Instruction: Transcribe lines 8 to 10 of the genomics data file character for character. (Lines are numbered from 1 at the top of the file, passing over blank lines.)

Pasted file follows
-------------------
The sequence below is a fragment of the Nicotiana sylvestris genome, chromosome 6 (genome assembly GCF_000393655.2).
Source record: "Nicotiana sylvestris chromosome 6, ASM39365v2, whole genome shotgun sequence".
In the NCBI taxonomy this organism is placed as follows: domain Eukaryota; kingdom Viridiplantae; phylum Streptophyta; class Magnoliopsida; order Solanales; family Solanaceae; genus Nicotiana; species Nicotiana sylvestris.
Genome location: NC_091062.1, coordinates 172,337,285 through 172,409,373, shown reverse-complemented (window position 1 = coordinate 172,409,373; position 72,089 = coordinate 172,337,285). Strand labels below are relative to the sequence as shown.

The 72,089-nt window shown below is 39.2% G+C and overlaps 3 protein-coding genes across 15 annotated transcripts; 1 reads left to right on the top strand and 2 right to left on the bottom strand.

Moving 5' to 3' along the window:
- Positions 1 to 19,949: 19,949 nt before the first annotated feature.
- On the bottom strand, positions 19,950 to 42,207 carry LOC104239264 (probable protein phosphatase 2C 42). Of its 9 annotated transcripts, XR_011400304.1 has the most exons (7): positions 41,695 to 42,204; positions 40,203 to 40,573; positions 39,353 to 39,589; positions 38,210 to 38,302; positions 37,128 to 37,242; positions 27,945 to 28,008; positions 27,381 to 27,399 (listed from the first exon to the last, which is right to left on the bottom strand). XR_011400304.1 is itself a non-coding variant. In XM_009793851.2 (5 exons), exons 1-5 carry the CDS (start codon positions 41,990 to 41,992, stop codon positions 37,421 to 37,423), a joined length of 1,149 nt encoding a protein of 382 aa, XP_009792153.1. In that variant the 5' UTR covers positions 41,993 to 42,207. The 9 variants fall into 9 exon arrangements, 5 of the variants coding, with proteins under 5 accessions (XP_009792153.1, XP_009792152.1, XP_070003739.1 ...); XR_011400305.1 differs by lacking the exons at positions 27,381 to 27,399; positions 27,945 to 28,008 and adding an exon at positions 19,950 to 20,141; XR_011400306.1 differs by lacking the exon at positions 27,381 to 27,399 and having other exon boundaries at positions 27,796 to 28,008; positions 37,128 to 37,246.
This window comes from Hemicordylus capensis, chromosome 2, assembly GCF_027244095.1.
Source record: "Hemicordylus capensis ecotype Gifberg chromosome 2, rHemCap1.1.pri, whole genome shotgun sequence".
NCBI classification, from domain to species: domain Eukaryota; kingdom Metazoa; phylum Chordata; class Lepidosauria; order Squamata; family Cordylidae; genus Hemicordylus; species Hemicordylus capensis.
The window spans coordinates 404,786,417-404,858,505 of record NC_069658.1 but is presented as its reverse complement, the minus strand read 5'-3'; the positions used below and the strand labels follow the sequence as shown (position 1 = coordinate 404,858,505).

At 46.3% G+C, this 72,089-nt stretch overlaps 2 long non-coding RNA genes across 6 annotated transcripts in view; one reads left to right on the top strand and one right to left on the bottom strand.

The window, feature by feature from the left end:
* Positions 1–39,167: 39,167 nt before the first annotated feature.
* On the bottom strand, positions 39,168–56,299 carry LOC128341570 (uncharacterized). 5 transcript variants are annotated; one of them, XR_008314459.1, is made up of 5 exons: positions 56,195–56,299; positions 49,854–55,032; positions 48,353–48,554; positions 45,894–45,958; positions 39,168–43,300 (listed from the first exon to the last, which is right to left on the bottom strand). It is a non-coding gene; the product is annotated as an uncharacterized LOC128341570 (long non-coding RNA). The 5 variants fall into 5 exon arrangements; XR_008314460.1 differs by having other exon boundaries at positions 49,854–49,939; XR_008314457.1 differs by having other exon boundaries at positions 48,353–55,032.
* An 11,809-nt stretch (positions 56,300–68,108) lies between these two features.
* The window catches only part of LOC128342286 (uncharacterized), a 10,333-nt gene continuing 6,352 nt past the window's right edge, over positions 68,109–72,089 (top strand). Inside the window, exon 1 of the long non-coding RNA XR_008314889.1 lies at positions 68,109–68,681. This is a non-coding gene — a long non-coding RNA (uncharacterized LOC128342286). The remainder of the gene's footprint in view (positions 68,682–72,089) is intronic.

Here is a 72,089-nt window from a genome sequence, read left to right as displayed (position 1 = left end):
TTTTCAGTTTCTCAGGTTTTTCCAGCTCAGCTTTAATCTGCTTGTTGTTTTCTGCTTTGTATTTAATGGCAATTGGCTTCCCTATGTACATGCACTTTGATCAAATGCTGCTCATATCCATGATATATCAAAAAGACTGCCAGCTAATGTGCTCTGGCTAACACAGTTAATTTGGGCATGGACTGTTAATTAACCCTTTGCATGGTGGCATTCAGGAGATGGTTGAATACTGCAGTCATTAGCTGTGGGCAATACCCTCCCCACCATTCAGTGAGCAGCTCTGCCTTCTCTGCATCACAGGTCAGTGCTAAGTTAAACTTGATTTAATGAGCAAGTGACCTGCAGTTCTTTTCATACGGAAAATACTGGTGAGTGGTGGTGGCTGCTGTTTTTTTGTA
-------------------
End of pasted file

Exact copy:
- On the bottom strand, positions 19,950 to 42,207 carry LOC104239264 (probable protein phosphatase 2C 42). Of its 9 annotated transcripts, XR_011400304.1 has the most exons (7): positions 41,695 to 42,204; positions 40,203 to 40,573; positions 39,353 to 39,589; positions 38,210 to 38,302; positions 37,128 to 37,242; positions 27,945 to 28,008; positions 27,381 to 27,399 (listed from the first exon to the last, which is right to left on the bottom strand). XR_011400304.1 is itself a non-coding variant. In XM_009793851.2 (5 exons), exons 1-5 carry the CDS (start codon positions 41,990 to 41,992, stop codon positions 37,421 to 37,423), a joined length of 1,149 nt encoding a protein of 382 aa, XP_009792153.1. In that variant the 5' UTR covers positions 41,993 to 42,207. The 9 variants fall into 9 exon arrangements, 5 of the variants coding, with proteins under 5 accessions (XP_009792153.1, XP_009792152.1, XP_070003739.1 ...); XR_011400305.1 differs by lacking the exons at positions 27,381 to 27,399; positions 27,945 to 28,008 and adding an exon at positions 19,950 to 20,141; XR_011400306.1 differs by lacking the exon at positions 27,381 to 27,399 and having other exon boundaries at positions 27,796 to 28,008; positions 37,128 to 37,246.
This window comes from Hemicordylus capensis, chromosome 2, assembly GCF_027244095.1.
Source record: "Hemicordylus capensis ecotype Gifberg chromosome 2, rHemCap1.1.pri, whole genome shotgun sequence".